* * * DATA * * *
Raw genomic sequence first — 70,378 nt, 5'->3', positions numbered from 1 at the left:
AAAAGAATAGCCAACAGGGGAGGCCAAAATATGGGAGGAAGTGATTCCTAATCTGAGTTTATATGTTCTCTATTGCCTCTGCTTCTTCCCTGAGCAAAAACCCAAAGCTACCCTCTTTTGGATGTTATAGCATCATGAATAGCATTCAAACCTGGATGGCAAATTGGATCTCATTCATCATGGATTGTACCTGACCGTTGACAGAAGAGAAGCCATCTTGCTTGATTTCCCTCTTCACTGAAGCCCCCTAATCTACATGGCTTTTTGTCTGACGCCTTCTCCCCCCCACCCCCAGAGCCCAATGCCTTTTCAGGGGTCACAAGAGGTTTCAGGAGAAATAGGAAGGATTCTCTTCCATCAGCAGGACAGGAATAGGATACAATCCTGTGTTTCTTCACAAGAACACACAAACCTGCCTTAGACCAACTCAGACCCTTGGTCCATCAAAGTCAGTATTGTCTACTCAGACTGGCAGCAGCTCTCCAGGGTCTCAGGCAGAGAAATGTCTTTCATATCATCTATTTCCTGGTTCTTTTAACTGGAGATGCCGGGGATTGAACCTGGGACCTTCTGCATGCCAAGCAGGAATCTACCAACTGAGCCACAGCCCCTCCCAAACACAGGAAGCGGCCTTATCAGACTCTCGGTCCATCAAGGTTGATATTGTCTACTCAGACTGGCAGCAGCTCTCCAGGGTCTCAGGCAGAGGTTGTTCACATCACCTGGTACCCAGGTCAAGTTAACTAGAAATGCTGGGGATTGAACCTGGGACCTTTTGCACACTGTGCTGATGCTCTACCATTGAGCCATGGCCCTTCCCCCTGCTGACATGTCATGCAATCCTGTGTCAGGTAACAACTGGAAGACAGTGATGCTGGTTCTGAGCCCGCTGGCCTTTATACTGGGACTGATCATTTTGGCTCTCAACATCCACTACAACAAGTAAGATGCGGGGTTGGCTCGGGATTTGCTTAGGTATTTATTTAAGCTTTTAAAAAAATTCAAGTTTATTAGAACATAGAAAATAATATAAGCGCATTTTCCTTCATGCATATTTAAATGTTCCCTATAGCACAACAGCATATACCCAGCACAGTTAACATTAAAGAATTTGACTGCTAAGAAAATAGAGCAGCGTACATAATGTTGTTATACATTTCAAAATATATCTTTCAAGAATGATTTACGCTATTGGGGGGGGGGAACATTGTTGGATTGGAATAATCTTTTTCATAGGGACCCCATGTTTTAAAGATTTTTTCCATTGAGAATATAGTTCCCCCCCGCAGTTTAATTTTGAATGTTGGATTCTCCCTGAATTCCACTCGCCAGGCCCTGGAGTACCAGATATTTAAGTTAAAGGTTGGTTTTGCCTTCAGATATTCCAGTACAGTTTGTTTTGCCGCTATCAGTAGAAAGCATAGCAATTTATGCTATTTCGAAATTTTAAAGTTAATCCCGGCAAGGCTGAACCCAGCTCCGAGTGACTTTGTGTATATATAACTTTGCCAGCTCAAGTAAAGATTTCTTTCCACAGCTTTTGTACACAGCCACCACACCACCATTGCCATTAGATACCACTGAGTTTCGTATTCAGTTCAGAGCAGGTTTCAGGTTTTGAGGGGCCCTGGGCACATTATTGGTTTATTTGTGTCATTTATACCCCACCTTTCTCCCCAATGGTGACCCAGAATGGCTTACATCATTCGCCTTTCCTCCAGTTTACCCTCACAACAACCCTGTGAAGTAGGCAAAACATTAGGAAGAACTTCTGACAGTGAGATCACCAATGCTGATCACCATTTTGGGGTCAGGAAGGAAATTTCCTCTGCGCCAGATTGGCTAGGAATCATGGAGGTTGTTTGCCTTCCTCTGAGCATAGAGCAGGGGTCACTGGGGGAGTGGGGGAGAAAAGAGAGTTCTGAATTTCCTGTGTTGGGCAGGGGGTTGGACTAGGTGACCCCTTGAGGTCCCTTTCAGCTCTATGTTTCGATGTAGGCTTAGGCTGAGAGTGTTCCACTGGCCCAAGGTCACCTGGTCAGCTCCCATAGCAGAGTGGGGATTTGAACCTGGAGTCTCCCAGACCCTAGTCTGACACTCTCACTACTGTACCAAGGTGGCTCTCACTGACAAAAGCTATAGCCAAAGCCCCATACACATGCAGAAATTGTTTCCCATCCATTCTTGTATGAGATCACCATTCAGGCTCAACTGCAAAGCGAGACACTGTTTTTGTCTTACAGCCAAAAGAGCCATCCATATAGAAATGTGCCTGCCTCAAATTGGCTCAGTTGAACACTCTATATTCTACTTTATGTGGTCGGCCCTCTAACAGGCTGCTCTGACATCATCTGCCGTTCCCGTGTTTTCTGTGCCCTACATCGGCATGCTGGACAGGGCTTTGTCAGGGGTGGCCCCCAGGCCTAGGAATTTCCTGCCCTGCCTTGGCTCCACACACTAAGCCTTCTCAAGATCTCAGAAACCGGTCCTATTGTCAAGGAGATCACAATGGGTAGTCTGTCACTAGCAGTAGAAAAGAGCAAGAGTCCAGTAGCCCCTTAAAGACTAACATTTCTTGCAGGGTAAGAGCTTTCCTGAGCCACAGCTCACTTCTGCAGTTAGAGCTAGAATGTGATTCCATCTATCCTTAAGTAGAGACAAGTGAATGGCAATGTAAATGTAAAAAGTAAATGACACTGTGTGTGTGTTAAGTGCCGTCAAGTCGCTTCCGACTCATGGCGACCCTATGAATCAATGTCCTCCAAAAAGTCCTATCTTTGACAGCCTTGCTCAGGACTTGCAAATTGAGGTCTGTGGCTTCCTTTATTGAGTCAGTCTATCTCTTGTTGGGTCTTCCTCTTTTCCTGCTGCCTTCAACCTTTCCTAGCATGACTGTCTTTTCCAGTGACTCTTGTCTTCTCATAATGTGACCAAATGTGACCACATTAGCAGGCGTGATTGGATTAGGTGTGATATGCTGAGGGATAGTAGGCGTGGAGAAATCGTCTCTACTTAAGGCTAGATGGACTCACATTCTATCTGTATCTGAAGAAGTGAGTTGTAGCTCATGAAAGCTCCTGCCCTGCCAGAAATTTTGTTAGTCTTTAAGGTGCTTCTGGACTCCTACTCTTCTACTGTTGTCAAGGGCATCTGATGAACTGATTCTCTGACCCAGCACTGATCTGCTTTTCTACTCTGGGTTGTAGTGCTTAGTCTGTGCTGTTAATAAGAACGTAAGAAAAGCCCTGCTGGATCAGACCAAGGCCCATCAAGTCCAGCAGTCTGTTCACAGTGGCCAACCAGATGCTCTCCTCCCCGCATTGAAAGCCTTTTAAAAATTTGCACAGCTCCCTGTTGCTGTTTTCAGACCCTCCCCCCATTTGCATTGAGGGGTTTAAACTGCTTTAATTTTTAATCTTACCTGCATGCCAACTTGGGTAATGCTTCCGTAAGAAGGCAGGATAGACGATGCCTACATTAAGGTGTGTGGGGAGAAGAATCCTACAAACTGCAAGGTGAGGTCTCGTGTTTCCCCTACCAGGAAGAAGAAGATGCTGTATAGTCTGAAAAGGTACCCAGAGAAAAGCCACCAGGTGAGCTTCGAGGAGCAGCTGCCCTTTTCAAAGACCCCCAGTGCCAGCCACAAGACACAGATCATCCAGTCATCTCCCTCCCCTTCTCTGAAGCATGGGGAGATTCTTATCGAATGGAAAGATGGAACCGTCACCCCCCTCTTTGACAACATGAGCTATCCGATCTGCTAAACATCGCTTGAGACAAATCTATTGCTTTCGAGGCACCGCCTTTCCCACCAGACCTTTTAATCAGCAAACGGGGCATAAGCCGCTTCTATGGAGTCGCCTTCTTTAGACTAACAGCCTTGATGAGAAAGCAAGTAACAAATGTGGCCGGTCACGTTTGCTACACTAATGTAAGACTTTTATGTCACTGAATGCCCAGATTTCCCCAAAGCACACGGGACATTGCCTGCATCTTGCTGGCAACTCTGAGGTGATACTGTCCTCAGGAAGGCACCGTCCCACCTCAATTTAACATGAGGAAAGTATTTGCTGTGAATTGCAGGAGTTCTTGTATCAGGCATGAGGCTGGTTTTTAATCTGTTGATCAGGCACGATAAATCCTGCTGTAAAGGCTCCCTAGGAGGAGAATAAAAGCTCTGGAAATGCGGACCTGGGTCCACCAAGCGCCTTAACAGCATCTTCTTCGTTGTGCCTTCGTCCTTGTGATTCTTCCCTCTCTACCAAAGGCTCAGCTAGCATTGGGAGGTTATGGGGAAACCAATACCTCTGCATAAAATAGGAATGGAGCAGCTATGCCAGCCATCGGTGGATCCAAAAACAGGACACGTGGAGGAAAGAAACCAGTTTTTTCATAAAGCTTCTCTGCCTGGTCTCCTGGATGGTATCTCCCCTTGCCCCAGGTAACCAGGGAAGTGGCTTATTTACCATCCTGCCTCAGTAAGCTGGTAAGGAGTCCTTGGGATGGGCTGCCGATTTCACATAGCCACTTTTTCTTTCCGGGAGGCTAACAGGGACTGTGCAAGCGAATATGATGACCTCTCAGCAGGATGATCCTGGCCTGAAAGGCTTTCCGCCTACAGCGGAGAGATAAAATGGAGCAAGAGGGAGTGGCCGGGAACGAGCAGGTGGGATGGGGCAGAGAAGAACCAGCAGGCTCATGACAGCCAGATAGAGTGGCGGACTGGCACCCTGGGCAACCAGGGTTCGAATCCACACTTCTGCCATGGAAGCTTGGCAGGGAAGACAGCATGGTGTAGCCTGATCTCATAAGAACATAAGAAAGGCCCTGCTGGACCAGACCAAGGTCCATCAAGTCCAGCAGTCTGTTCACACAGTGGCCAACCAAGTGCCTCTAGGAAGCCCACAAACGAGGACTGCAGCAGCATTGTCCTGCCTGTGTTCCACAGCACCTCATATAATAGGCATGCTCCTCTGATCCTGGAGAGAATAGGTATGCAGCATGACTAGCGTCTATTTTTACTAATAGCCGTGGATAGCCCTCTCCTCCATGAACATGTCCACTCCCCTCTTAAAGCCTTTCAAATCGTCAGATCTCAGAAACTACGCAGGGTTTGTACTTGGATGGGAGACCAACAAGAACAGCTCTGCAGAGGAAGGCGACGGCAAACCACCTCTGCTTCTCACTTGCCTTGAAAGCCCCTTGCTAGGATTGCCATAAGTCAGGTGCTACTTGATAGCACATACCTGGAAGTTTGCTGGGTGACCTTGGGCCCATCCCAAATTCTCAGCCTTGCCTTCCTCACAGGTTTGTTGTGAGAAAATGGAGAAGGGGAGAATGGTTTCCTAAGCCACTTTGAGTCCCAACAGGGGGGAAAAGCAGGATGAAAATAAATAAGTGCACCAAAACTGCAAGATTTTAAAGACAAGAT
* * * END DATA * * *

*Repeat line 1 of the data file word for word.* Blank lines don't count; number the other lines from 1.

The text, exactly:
Raw genomic sequence first — 70,378 nt, 5'->3', positions numbered from 1 at the left: